And then there are our names. I am Katie Lyn, named after my two grandmothers, Carolyn and Gwendolyn, one Swedish, one English. Lydia’s middle name DanQing, was her given name in China, kept as a way to honor her heritage. Our very names call us to recognize where we came from, the heritage that marks us. And every time she fills out a form she will be reminded of her Chinese roots. Of the Chinese nannies and orphanage officials that cared for her and named her after the color combination of reds and blue-greens used in traditional Chinese paintings. How beautiful. We hope she sees her name as a gift, a way to honor the land of her birth. Or at very least a piece to her identity puzzle.

So as I reflect on my tears as we left Henan Province, I feel glad to have grieved on Lydia’s behalf, committed to keep her heritage alive for her as she grows and thankful for her new identity as an American. She is indeed our little American girl. An American girl who looks like some beautiful combination of her Chinese birth parents. And who will undoubtedly eat both Swedish meatballs and fried rice. A girl who will dance around a maypole at family Midsummer gatherings, and receive red envelopes on Chinese New Year.

And we are certain Lydia will do her own grieving and celebrating as she grows, but for now she is just a happy toddler with darling black pigtails running around in pink Osh-Gosh overalls. And life is good and simple for this little American girl.

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7 thoughts on “American Girl

  1. Katie Zey on said:

    Beautifully said, Katie. With much love, Kate

  2. Vernadene on said:

    Seems like she’s fitting in very well and very soon. That is great!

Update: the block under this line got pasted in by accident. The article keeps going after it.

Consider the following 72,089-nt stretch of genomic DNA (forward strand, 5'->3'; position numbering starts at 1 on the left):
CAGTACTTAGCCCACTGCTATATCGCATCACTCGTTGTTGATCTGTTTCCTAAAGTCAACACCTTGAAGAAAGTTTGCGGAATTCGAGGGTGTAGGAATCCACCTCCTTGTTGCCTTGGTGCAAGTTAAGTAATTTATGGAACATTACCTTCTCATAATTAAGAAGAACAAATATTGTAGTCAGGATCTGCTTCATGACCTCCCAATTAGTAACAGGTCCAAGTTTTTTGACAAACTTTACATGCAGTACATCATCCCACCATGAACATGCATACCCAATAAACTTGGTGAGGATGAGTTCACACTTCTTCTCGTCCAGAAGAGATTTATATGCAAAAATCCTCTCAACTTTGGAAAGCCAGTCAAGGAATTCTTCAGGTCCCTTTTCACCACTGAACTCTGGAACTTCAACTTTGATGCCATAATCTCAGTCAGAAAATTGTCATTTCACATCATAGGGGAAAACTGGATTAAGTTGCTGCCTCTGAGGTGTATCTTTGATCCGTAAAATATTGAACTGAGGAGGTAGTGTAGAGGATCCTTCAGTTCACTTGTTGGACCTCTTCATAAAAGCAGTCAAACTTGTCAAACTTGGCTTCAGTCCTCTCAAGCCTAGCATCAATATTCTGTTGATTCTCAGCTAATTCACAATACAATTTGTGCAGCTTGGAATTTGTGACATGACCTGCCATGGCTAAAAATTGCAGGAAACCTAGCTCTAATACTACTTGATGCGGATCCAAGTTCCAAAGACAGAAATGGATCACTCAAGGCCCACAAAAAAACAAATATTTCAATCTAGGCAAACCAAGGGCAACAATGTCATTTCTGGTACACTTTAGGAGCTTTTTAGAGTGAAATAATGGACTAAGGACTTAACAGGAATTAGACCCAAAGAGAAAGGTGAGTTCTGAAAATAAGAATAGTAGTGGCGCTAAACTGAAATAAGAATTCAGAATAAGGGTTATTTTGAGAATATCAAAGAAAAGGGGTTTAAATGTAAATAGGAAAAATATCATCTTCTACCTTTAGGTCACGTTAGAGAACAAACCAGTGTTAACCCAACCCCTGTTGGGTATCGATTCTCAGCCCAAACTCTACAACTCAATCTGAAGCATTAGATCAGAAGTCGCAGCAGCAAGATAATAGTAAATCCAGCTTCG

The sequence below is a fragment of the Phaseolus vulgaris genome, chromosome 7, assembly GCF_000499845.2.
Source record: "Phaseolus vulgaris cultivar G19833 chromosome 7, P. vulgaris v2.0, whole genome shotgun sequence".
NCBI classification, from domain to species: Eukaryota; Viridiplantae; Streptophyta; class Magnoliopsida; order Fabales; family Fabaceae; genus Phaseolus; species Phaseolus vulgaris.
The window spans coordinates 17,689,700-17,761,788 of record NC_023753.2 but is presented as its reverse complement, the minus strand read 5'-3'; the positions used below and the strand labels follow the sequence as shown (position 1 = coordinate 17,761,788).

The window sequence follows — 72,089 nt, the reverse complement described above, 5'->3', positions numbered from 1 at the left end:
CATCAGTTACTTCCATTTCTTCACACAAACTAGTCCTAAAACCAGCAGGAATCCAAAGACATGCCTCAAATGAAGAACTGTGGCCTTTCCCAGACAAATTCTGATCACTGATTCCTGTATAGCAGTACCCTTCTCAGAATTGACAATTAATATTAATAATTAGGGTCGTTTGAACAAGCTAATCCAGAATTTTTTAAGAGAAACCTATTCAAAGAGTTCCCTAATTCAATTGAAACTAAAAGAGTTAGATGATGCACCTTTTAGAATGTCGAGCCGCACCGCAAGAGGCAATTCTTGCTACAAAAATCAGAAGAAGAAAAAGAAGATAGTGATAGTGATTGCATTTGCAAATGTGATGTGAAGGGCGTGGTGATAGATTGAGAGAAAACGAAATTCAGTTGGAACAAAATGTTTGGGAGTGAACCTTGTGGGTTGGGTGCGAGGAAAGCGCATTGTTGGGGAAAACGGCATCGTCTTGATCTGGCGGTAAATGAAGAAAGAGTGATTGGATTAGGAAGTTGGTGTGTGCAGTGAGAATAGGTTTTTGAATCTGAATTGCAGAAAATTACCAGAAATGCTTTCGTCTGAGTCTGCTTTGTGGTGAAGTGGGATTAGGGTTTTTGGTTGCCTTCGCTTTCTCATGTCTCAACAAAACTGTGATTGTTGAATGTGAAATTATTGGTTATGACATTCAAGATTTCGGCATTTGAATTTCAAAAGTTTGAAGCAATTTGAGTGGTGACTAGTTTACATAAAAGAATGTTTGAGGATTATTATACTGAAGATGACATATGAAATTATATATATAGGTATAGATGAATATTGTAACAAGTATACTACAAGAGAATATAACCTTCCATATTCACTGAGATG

3. Hey there, I’ve been following your blog after a friend linked it on Facebook. We have a 5-year-old daughter, adopted domestically. What you are describing, the grief, is very similar to what I’ve experienced and I felt led to comment even though I’m usually a lurker and rarely comment on any blog! 🙂

    I think that in any adoption where you do not meet the child before committing to the process, such as international and newborn adoption, the parents are mostly focused on their own experience. It is only upon meeting and bonding with the child that you are able to see things from his or her point of view, and that brings overwhelming feelings. Adoption seems like such a wonderful concept until you see it as something that is affecting your own beloved daughter! I don’t know if I’m making much sense, but although we cherish our daughter and know 100% that God created our family and that our daughter’s birth parents were completely unable to parent her, I am so, so sad when I think about what my child and her birth parents are all missing out on because of the destruction of their family unit.

    Anyhow, Lydia is adorable! Blessings to you all.

  4. Carolyn Peterson on said:

    Thanks for the “mail” So glad it is all good news–I know you 4 are enjoying that dear little girl. I was out for lunch with our group from church, first time to get together since dear Grampa died–so sad to be there without him. But good to be with friends. Yesterday I was with my Circle girls for afternoon coffee. It was good to have your Mother here on Sun. and Mon. Two months yesterday that Grampa went to Heaven. My worst time is from 6 to 10 at night. That’s when we did puzzles or games and I just wait to go to bed and not feel the lose. Just so glad I am feeling better. I do have friends that call and Corky and Cindy call every day. Keep the Mail coming. Love you all, Gramma

    ________________________________

  5. Alyce Hawkinson on said:

    A lovely and thoughtful piece, Katie – and beautiful pictures!  Thanks so much!

  6. We are going with CCAI because of you. Thank you for all your posts and love. Nikki Phillips shared your blog with me in November and my husband and i love reading.

    Praise God for his faithfulness and your obedience.

    Jamie Price

  7. Jean and Bill Bristow on said:

    beatifully written KATIE. IT BROUGHT TEARS TO MY EYES. LOVE, JEAN